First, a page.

* When you see the Set-up Assistant choose the "Don't transfer now" option. We will migrate all the data manually later.
* Set up the user account using the same name I had on the old system.
V Ran all OS X Software updates
* I think I only had to do one round, but run it until there are no more updates
* You should now have a clean system with nothing on it except a admin User account and the latest version of OS X Mountain Lion.
V Manually rebuild your data
* I like to start with my User data. If you use a standard user account you'll want to create that account if you didn't earlier and log into that.
* Attach your cloned backup, you probably could also use your Time Machine but I think it's easier with the clone.
V Copied the contents specific user folders from my old Home folder on the Super Duper backup
* Documents, Desktop, Downloads, Dropbox, Movies, Music, Pictures, Public, and Sites
* Choose to overwrite where needed.
V Leaving the Library folder behind
* It's hidden in Lion BTW.
* Hold Option+Click the Go menu and Choose 'Library' to make it show up temporarily
* This can take some time, especially if you have a lot of data.
* If you have other locations, outside your Home folder on your main hard drive where you like to store documents and files restore those now too.
* I use, so all my Notes, Contacts, Calendar, Reminders, etc. restored automatically.
V Migrate old Mail data and accounts
* Copied over the ~/Library/Mail and ~/Library/Mail Downloads folders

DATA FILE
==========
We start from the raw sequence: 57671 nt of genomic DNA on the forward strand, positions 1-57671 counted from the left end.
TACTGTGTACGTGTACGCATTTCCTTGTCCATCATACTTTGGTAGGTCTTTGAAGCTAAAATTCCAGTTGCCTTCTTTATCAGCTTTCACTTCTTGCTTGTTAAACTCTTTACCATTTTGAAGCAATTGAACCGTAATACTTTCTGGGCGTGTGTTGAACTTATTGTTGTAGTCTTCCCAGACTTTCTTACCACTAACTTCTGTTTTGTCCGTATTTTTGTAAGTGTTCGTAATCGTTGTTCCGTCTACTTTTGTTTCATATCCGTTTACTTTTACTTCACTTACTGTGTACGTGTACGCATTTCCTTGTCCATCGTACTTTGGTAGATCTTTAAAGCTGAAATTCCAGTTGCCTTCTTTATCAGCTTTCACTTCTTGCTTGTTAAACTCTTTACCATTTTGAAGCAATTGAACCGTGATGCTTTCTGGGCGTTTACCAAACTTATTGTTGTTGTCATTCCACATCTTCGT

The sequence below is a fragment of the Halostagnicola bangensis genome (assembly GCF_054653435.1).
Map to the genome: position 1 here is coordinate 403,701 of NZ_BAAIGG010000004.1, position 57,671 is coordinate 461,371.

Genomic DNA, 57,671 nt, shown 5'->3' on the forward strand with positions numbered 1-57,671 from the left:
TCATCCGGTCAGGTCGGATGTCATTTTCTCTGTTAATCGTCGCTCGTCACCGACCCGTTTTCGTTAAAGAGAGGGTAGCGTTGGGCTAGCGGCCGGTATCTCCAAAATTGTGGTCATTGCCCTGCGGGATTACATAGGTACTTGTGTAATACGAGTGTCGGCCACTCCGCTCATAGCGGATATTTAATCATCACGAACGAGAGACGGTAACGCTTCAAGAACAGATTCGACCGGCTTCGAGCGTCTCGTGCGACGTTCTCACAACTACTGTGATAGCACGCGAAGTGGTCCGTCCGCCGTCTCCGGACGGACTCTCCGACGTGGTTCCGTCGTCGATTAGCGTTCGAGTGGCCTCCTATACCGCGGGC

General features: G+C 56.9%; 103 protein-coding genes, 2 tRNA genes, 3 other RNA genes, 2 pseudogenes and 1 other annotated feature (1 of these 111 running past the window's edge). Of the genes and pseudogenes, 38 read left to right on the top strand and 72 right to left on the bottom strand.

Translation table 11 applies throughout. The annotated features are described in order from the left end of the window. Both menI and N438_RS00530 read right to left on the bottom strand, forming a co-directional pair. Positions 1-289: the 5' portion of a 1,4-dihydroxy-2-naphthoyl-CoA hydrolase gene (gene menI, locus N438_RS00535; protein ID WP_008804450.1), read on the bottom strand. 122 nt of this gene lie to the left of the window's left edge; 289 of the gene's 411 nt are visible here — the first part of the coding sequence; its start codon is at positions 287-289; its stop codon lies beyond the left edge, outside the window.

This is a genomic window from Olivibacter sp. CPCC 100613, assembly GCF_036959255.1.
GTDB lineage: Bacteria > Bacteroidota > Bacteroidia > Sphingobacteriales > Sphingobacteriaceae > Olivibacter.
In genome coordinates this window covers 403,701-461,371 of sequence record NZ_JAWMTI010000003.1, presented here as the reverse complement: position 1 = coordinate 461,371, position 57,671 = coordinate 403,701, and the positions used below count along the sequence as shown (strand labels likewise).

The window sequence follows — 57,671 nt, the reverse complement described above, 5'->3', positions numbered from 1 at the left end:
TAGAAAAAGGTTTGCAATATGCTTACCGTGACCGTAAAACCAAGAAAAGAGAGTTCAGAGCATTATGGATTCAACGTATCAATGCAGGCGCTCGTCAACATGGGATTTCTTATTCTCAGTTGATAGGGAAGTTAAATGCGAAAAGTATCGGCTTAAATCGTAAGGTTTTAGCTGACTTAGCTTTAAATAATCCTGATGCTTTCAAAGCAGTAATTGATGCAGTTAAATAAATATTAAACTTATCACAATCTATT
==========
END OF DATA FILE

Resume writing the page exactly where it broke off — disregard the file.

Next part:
* Also moved the ~/Library/preferences/
* I think because I didn't migrate Keychains I had to re-enter the IMAP, POP, and SMTP passwords, but all the other settings were there.
V Installed iLife and iWork from Original disks
* Ran the software updates again to go those updates
* Hand copied the files from all four Library-->Application Support and Library-->Preferences locations
* Launched the Apps to make sure settings and stuff transferred properly
V Application re-install dance
V Basically did this process for all the apps I wanted to migrate
* 1) Reinstall latest version of the app from original disk or download. App Store apps all re-downloaded automatically.
V 2) Copied over Application Support files and Preference files
* Also check at the ~/Library root, as some apps have their own folders there. Parallels is one for me, it has my Windows image files.
* There were some Apps where I was happy to reset preferences from scratch, so I didn't migrate old data for these.
V 3) Launched the app and confirmed it was working. Re-registered if necessary
* I use 1Password to store all my serial numbers and it's database is in Dropbox
* Installed these two apps first.
V 4) Ran software update for that app to get any updates
* If you grabbed the latest versions from the developer site, this probably isn't needed.
* 5) Lather, rinse, repeat. And yes this is tedious.
* Don't forget about menu items, system preferences, device drivers, etc.
V I had also backed up my development stuff
* Basically my MySQL databases (did a full dump) and Apache config and host files
* Restored this stuff by hand also
V Set up a safety net
* After I verified all my core apps, user accounts, settings, etc were all working I want to get at least some backup of the new system.
V In my case I start by erasing my old Time Machine drive and reconnecting it and letting it start fresh.
* The disadvantage is a potentially lose some access to historical data, but I have most of that in my Dropbox and Crash Plan archives if I really need it.
V I don't yet set back up my Super Duper clone unless I have an extra drive around I can use.
* I'll keep the Super Duper backup of my old Lion install for 3-4 weeks just in case I dissever an app or data I forgot about.
* In a couple days I'll restart up Crash Plan.